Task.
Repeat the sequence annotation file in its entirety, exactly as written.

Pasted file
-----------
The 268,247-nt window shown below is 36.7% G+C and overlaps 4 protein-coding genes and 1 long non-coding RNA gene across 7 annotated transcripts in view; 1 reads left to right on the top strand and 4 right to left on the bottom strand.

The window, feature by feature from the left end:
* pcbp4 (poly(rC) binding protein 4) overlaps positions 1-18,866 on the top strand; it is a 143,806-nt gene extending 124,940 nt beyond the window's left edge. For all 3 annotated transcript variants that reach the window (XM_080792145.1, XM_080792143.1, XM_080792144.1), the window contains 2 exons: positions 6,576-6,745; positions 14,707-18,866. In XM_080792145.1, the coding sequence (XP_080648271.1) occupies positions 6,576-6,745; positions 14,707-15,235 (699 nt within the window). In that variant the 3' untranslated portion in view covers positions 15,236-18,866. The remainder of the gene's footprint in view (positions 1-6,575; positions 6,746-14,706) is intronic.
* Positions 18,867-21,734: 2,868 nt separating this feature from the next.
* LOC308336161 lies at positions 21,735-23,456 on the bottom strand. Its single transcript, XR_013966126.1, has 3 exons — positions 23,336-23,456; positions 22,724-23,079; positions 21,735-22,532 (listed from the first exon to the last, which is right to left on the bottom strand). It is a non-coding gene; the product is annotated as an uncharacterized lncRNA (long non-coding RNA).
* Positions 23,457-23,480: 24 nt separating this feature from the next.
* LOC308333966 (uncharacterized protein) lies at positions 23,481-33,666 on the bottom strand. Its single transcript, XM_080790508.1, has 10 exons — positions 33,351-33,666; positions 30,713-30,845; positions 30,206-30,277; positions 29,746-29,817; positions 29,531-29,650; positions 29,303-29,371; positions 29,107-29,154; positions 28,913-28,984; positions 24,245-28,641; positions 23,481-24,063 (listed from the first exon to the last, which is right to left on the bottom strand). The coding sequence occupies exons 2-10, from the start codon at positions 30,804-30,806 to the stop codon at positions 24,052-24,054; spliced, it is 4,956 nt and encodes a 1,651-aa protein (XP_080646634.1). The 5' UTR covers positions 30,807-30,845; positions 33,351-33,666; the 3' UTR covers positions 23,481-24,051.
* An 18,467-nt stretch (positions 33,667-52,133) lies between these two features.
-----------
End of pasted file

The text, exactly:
The 268,247-nt window shown below is 36.7% G+C and overlaps 4 protein-coding genes and 1 long non-coding RNA gene across 7 annotated transcripts in view; 1 reads left to right on the top strand and 4 right to left on the bottom strand.

The window, feature by feature from the left end:
* pcbp4 (poly(rC) binding protein 4) overlaps positions 1-18,866 on the top strand; it is a 143,806-nt gene extending 124,940 nt beyond the window's left edge. For all 3 annotated transcript variants that reach the window (XM_080792145.1, XM_080792143.1, XM_080792144.1), the window contains 2 exons: positions 6,576-6,745; positions 14,707-18,866. In XM_080792145.1, the coding sequence (XP_080648271.1) occupies positions 6,576-6,745; positions 14,707-15,235 (699 nt within the window). In that variant the 3' untranslated portion in view covers positions 15,236-18,866. The remainder of the gene's footprint in view (positions 1-6,575; positions 6,746-14,706) is intronic.
* Positions 18,867-21,734: 2,868 nt separating this feature from the next.
* LOC308336161 lies at positions 21,735-23,456 on the bottom strand. Its single transcript, XR_013966126.1, has 3 exons — positions 23,336-23,456; positions 22,724-23,079; positions 21,735-22,532 (listed from the first exon to the last, which is right to left on the bottom strand). It is a non-coding gene; the product is annotated as an uncharacterized lncRNA (long non-coding RNA).
* Positions 23,457-23,480: 24 nt separating this feature from the next.
* LOC308333966 (uncharacterized protein) lies at positions 23,481-33,666 on the bottom strand. Its single transcript, XM_080790508.1, has 10 exons — positions 33,351-33,666; positions 30,713-30,845; positions 30,206-30,277; positions 29,746-29,817; positions 29,531-29,650; positions 29,303-29,371; positions 29,107-29,154; positions 28,913-28,984; positions 24,245-28,641; positions 23,481-24,063 (listed from the first exon to the last, which is right to left on the bottom strand). The coding sequence occupies exons 2-10, from the start codon at positions 30,804-30,806 to the stop codon at positions 24,052-24,054; spliced, it is 4,956 nt and encodes a 1,651-aa protein (XP_080646634.1). The 5' UTR covers positions 30,807-30,845; positions 33,351-33,666; the 3' UTR covers positions 23,481-24,051.
* An 18,467-nt stretch (positions 33,667-52,133) lies between these two features.